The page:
Children of Virtue and Vengeance by Tomi Adeyemi
Published by Henry Holt and Co. on December 3rd, 2019
Genres: Fantasy, Young Adult
“‘We’re the children of the gods.’ I lift my chin. ‘If someone’s running away, it’s not going to be us.'”
Note: Please check the links at the end of the review in response of what’s going on in the world right now. Remember to educate yourself, and listen and uplift Black voices.
I finally finished this book after starting it in January!
The second book in this fantasy trilogy has Zélie struggling to unite the maji in an Orïsha where the enemy is just as powerful as they are. But when the monarchy and military unite to keep control of Orïsha, Zélie must fight to secure Amari’s right to the throne and protect the new maji from the monarchy’s wrath.
With civil war looming on the horizon, Zélie finds herself at a breaking point: she must discover a way to bring the kingdom together or watch as Orïsha tears itself apart.
So, I didn’t love this book. And I’m not here to fault the author because I think this book suffers from middle book syndrome.
It’s very rare for me to avidly love the second book in a trilogy because I find that they’re often just a setup for the grand finale in the last book.
Side note: the only exception to this that I can remember off the top of my head isn’t even a book. It’s a movie — the second Captain America is miles ahead of the first and third movie.
Despite a tepid reaction from me, there are still things that I enjoyed about this book! I think the pacing was excellent. I didn’t find myself getting bored or wishing that the characters would hurry up and take action already. There is something happening all the time, and it’s almost like you have no time to take a breather. It’s exactly what you want in an action-packed fantasy.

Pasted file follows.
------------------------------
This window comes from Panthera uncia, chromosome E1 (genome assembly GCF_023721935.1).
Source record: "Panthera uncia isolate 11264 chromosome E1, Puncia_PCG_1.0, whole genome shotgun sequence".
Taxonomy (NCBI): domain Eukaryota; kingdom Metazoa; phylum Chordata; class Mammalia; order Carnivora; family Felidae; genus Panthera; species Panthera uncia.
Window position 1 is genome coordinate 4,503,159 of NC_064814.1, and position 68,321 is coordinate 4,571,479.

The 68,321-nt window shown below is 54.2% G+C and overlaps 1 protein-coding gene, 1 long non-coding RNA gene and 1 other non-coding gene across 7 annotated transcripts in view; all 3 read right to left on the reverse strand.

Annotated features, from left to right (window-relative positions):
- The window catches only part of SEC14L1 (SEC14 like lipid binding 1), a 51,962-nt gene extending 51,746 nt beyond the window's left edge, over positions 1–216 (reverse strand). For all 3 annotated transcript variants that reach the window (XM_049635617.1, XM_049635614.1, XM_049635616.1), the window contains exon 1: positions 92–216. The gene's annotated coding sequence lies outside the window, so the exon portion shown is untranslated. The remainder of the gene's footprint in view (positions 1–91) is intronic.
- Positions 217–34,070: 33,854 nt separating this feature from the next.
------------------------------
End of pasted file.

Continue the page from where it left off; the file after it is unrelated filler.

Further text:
The short chapters kept my attention and I didn’t mind the multiple POVs. I think three POVs is a good number without the reader getting overwhelmed.
The overall worldbuilding and magic system is fantastic. Adeyemi did a great job expanding on what we know from the first book. It really felt like I got a good picture of what the surroundings are like. The descriptions are vivid without getting bogged down by too many minute details.
If you’re going to write a fantasy, the most important part (in my opinion) is the magic system.
In the Legacy of Orïsha books, it’s not complicated and it makes sense. I’ve been reading interviews with Adeyemi and she talks about the Nigerian and Yoruban roots in this universe. It’s fascinating!
But, all this is to say that I think the characters and the romances ruined this book for me. I love Amari, but by the end of the book I grew incredibly frustrated with her. Her decisions made no sense and seemed counterintuitive to who she is.
Zélie has always been stubborn, but she became even more insufferable. I mean, would it kill her to listen to someone?
And to be honest, I couldn’t care less about the romantic relationships in this book. I’d much rather see Zélie and Amari together because they genuinely care for each other! The chemistry between these two women leaps off the page. I’m much more interested in seeing their relationship grow rather than their awkward romantic relationships with the men in the book.
I will be reading the final book in this trilogy because I think Adeyemi has more up her sleeve. And I can’t wait for the movie adaptation!
The best resource for ways to help, where you can donate, and protest FAQs: https://blacklivesmatters.carrd.co/
If you’re Canadian like I am, please consider donating to these places:
- https://www.rainbowrailroad.org/ (Remember, your feminism isn’t valid until it’s intersectional)
Black Lives Matter.